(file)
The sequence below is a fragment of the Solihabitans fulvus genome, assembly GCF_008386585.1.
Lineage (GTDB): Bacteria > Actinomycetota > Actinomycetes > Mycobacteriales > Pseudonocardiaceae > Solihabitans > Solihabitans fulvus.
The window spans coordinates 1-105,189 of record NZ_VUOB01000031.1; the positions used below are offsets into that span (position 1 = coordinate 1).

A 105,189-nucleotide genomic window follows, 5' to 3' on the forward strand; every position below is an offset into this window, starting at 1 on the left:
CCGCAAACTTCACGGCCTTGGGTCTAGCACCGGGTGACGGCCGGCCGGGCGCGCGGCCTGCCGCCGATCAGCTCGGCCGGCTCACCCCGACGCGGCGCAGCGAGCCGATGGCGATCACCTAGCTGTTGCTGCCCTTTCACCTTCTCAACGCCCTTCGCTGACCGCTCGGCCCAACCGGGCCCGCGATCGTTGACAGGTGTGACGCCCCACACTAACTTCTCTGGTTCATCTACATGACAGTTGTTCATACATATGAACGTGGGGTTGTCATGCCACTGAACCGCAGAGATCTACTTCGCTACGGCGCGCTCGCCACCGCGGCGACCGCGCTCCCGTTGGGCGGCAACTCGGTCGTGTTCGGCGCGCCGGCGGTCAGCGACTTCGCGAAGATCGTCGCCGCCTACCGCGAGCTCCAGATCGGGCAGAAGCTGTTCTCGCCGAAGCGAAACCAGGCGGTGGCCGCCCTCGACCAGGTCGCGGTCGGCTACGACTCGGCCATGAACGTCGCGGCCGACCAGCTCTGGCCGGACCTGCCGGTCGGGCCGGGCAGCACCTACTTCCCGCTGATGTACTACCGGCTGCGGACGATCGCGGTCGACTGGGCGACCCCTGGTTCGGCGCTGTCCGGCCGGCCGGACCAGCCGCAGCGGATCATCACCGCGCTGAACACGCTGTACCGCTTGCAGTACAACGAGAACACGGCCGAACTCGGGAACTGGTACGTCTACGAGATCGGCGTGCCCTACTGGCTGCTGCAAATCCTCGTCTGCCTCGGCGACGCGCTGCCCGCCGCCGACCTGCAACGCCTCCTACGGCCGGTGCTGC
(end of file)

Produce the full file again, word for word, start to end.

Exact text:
The sequence below is a fragment of the Solihabitans fulvus genome, assembly GCF_008386585.1.
Lineage (GTDB): Bacteria > Actinomycetota > Actinomycetes > Mycobacteriales > Pseudonocardiaceae > Solihabitans > Solihabitans fulvus.
The window spans coordinates 1-105,189 of record NZ_VUOB01000031.1; the positions used below are offsets into that span (position 1 = coordinate 1).

A 105,189-nucleotide genomic window follows, 5' to 3' on the forward strand; every position below is an offset into this window, starting at 1 on the left:
CCGCAAACTTCACGGCCTTGGGTCTAGCACCGGGTGACGGCCGGCCGGGCGCGCGGCCTGCCGCCGATCAGCTCGGCCGGCTCACCCCGACGCGGCGCAGCGAGCCGATGGCGATCACCTAGCTGTTGCTGCCCTTTCACCTTCTCAACGCCCTTCGCTGACCGCTCGGCCCAACCGGGCCCGCGATCGTTGACAGGTGTGACGCCCCACACTAACTTCTCTGGTTCATCTACATGACAGTTGTTCATACATATGAACGTGGGGTTGTCATGCCACTGAACCGCAGAGATCTACTTCGCTACGGCGCGCTCGCCACCGCGGCGACCGCGCTCCCGTTGGGCGGCAACTCGGTCGTGTTCGGCGCGCCGGCGGTCAGCGACTTCGCGAAGATCGTCGCCGCCTACCGCGAGCTCCAGATCGGGCAGAAGCTGTTCTCGCCGAAGCGAAACCAGGCGGTGGCCGCCCTCGACCAGGTCGCGGTCGGCTACGACTCGGCCATGAACGTCGCGGCCGACCAGCTCTGGCCGGACCTGCCGGTCGGGCCGGGCAGCACCTACTTCCCGCTGATGTACTACCGGCTGCGGACGATCGCGGTCGACTGGGCGACCCCTGGTTCGGCGCTGTCCGGCCGGCCGGACCAGCCGCAGCGGATCATCACCGCGCTGAACACGCTGTACCGCTTGCAGTACAACGAGAACACGGCCGAACTCGGGAACTGGTACGTCTACGAGATCGGCGTGCCCTACTGGCTGCTGCAAATCCTCGTCTGCCTCGGCGACGCGCTGCCCGCCGCCGACCTGCAACGCCTCCTACGGCCGGTGCTGC